So what are the advantages and disadvantages of HSG? Since it’s non-surgical and doesn’t require any anaesthesia, it’s very low risk. On the other hand, HSG is only about 85 percent accurate (it misses some blockages and sometimes suggests a problem where none exists). And if the results do hint at an abnormality, you’ll probably have to undergo a second procedure to pinpoint the location and extent of the obstruction. Consequently, if you’re over 35, some doctors will suggest skipping the first step and proceeding directly to laparoscopy to save time.


Sonohystogram (Sono HSG/SHSG) This test is very similar to an HSG—the main difference being it’s done using ultrasound rather than X-ray. Otherwise, it has the same drawbacks as its older counterpart—namely, it’s not as accurate as laparoscopy and can’t be used to both diagnose and treat problems.

Diagnostic laparoscopy This procedure, done under a general anaesthetic, is considered the gold standard for evaluating the pelvis, says Rebel. An incision is made near the belly button, and a slender instrument called a laparoscope (a combination light source/fibre optic camera) is inserted into the abdomen. Next, carbon dioxide is released into the cavity, making it easier for the surgeon to view the area. The doctor then examines the ovaries, tubes and surrounding tissue. Finally, the gas is removed, and the incision closed. (If your doctor decides a closer look inside the uterus is also needed, a separate laparoscope can also be slipped into the cervix via the vagina—a procedure called hysteroscopy.)

While laparoscopy is safe in experienced hands, any kind of surgery carries risks. For example, approximately one woman in 10,000 will experience an adverse reaction to general anaesthetic, and there’s a one or two in 1,000 chance an instrument will nick a blood vessel or an organ like the bowel or bladder during this type of operation. On the upside, laparoscopy provides the most accurate possible picture of the pelvis and, if it reveals problems, treatment can sometimes be performed at the same time. For instance, if scar tissue is surrounding one of the tubes, the surgeon may be able to clear it away.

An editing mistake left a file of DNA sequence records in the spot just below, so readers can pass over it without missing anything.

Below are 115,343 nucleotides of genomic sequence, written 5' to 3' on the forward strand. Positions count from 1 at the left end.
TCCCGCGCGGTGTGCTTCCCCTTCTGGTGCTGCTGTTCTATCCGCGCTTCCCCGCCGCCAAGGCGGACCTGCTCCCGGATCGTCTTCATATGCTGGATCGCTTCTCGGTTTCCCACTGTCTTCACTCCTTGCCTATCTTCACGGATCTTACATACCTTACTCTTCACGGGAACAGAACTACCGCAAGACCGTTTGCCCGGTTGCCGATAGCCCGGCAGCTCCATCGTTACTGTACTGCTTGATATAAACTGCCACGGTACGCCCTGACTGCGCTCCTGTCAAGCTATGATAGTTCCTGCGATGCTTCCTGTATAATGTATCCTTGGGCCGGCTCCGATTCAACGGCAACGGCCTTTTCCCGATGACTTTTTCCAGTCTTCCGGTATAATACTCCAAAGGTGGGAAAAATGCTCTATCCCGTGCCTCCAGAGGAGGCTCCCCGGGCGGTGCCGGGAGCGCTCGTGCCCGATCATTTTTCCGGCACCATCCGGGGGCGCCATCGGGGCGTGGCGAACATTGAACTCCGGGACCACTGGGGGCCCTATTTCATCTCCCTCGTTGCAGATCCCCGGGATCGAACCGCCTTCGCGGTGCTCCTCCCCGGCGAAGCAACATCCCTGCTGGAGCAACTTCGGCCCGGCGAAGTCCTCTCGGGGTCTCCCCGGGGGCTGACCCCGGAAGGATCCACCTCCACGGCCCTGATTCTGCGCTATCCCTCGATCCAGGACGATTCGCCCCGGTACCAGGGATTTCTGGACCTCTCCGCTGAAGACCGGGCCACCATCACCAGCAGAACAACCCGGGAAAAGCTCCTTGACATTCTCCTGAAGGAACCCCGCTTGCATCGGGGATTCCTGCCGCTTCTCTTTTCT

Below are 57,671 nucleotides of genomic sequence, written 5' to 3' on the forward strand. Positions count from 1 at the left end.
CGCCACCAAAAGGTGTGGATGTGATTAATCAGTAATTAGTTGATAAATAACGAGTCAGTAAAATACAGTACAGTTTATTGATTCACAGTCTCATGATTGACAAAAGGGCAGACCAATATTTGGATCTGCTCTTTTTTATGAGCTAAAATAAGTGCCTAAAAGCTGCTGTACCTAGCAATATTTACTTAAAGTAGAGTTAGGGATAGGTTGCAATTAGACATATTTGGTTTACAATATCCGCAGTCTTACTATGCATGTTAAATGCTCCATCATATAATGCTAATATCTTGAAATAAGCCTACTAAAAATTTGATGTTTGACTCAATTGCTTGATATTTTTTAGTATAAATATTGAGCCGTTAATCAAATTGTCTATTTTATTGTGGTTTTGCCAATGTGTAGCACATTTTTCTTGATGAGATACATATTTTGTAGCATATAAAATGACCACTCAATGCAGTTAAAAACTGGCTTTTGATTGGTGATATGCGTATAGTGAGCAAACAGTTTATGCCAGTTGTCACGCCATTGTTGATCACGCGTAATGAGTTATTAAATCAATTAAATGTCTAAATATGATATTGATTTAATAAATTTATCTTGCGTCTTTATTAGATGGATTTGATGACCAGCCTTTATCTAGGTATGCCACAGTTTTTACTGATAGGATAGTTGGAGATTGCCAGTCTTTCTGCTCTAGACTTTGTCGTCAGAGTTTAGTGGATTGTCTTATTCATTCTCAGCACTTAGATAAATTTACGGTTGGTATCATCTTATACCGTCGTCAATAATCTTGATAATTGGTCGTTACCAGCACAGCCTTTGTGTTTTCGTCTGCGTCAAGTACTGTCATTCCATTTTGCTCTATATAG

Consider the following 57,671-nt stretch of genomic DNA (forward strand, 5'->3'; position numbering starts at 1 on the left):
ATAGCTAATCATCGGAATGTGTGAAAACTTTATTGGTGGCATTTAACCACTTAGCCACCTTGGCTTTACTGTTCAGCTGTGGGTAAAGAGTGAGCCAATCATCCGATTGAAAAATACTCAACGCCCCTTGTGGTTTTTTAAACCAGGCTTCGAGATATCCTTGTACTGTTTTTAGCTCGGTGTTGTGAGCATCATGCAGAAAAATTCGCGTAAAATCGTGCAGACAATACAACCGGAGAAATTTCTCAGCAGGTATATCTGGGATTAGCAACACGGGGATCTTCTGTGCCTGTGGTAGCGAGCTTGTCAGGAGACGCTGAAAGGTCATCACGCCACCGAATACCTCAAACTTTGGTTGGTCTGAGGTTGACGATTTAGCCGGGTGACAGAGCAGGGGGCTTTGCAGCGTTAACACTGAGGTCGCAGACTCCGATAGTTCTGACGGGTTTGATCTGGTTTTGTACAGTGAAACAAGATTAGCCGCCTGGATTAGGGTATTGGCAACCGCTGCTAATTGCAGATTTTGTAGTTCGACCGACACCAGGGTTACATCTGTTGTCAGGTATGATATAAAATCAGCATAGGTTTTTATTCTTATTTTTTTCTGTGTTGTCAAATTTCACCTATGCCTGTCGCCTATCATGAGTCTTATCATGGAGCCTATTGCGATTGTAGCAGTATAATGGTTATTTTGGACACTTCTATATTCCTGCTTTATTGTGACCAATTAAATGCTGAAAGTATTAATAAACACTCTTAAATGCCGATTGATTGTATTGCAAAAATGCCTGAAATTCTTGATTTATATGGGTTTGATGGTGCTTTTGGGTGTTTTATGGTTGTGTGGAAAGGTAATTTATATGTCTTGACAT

While fertility testing can’t guarantee a happy ending, it often uncovers problems that can be overcome. Nancy Johnson discovered her hormone levels were out of sync, which was corrected with medication. Today, she and her husband have three children. “Have faith that if you seek the answers, then you can make intelligent decisions,” she concludes.

Clomid This first-line medication for ovulation problems is a pill you take for five days in the early part of your menstrual cycle.


Intrauterine insemination (IUI) This technique involves placing sperm directly into the uterus. IUI is often combined with ovarian hyperstimulation (using drugs to induce the release of several eggs.)

In vitro fertilization (IVF) Typically, the woman takes injectable medications that override her menstrual cycle, plus ovary-stimulating drugs. Mature eggs are retrieved using a needle before being mixed with “washed” sperm. After the fertilized eggs develop to a certain point, some of them are placed into the woman’s uterus. The cost of one IVF cycle can range from $5,000 to $8,000.

Diagnostic Laparoscopy A “keyhole” operation that can take off scar tissue surrounding fallopian tubes.

Varicocele correction This type of varicose vein can be tied off either with surgery or embolization (injecting a substance into the vein via a fine tube).

When to seek help, sooner If you’re a woman over age 35, or you or your partner have a history of health problems that could interfere with conceiving—such as testicular cancer, sexually transmitted disease, or previous genital or, for women, abdominal surgery—consult your doctor after trying for six months


This article was originally published on Apr 06, 2006